Anent the award of loss of earning capacity, we agree with the petitioner that the trial court erred in the computation of the net earnings.

In considering the earning capacity of the victim as an element of damages, the following factors are considered in determining the compensable amount of lost earnings: (1) the number of years for which the victim would otherwise have lived; and (2) the rate of loss sustained by the heirs of the deceased. Jurisprudence provides that the first factor, i.e., life expectancy, is computed by applying the formula (2/3 x [80 - age at death]) adopted in the American Expectancy Table of Mortality or the Actuarial Combined Experience Table of Mortality. As to the second factor, it is computed by multiplying the life expectancy by the net earnings of the deceased, i.e., the total earnings less expenses necessary in the creation of such earnings or income and less living and other incidental expenses. The net earning is ordinarily computed at fifty percent (50%) of the gross earnings. Thus, the formula used by this Court in computing loss of earning capacity is: Net Earning Capacity = [2/3 x (80 – age at time of death) x (gross annual income – reasonable and necessary living expenses)].[22]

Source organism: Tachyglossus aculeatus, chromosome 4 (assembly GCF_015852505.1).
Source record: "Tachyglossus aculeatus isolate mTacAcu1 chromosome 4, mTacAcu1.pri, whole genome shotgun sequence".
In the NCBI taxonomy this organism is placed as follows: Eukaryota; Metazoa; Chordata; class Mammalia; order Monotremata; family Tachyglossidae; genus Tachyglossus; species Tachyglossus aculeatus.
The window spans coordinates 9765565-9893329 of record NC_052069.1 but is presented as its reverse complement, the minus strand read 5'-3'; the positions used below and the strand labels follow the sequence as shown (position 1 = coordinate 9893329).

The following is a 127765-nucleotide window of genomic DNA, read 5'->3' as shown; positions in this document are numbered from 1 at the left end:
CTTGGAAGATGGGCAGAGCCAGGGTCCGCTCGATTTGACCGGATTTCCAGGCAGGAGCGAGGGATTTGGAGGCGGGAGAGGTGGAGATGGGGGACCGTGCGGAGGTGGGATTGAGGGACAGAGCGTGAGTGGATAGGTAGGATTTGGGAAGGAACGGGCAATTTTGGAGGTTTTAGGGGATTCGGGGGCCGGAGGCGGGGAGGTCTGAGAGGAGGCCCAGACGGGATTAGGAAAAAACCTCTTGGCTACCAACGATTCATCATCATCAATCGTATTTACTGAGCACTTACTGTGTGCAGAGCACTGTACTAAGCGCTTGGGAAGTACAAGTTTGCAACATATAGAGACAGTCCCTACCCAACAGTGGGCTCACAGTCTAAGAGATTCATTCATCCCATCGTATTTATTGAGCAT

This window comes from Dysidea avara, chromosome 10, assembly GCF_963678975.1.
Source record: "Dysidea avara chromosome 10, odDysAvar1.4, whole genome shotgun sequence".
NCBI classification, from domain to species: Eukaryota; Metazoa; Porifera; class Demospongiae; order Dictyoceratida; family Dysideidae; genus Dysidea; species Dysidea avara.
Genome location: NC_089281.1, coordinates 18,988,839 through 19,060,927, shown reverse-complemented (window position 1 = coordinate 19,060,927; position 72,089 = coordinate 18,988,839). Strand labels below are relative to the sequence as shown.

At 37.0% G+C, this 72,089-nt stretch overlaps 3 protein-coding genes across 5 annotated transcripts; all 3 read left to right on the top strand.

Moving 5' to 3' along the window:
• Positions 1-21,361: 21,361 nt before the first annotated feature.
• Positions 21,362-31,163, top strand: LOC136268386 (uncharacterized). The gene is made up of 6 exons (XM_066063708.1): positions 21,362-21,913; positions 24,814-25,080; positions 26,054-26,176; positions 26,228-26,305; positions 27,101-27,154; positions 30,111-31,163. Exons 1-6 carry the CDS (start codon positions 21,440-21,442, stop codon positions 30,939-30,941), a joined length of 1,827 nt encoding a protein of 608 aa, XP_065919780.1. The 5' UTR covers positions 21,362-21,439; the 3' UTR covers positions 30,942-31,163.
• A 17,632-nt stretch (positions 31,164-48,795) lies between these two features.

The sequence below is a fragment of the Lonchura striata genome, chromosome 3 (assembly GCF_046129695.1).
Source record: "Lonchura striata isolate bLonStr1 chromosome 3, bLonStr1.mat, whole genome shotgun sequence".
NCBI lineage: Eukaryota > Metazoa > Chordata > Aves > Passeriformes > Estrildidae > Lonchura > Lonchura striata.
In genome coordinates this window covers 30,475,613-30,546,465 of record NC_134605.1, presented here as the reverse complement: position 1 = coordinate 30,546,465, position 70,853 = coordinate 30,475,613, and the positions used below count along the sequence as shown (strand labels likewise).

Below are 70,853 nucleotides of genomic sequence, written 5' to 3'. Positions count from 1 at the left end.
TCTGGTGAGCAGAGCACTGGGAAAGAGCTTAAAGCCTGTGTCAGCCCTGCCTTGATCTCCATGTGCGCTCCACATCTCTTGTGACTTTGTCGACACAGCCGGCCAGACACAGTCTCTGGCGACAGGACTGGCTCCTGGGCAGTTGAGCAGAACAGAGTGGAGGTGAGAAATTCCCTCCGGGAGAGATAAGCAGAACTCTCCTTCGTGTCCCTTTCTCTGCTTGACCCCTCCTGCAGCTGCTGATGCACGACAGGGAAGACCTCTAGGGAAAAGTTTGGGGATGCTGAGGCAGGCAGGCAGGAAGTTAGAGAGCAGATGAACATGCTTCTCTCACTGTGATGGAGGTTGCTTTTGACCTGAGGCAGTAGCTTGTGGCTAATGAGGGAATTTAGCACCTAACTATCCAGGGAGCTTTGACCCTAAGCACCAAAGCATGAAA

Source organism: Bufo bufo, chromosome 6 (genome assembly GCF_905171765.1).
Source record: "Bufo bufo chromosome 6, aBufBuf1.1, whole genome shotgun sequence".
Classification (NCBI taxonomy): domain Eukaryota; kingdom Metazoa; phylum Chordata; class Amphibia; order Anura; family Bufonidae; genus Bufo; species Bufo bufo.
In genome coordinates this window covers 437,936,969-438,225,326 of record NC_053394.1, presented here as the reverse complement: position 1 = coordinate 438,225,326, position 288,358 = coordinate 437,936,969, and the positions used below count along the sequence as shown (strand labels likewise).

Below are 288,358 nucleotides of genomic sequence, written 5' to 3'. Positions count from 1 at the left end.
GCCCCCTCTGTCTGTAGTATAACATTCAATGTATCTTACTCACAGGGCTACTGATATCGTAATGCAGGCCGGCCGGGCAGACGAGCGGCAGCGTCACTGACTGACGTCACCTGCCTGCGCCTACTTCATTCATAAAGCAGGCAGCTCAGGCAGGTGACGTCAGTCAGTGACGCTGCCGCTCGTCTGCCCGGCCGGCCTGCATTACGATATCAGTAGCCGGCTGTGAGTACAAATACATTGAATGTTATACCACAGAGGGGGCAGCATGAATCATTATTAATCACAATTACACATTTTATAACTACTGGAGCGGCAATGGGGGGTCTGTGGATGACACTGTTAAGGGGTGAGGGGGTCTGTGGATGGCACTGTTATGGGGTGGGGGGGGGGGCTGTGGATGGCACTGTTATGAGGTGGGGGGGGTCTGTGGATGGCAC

It was established that Ray was 35 at the time of his death and was earning a gross annual income of P31,876.00 as a driver at the Mindanao State University. In arriving at the net earnings, the trial court deducted from the gross annual income the annual living expenses in the amount of P9,672.00, broken down as follows: P20.00 a day for travel or P520.00 per month; P60.00 a month for cigarettes; P26.00 for drinks; and other personal expenses like clothing, toiletries, etc. estimated at P200.00 per month.[23] The amount of P9,672.00, however, appears unrealistic, and constitutes only 30.34% of the gross earnings. It even includes expenses for cigarettes which by no means can be classified as a necessary expense. Using the cited formula with the net earnings computed at 50% of the gross earnings, a detailed computation is as follows:

[2/3 (80-age at the time of death)]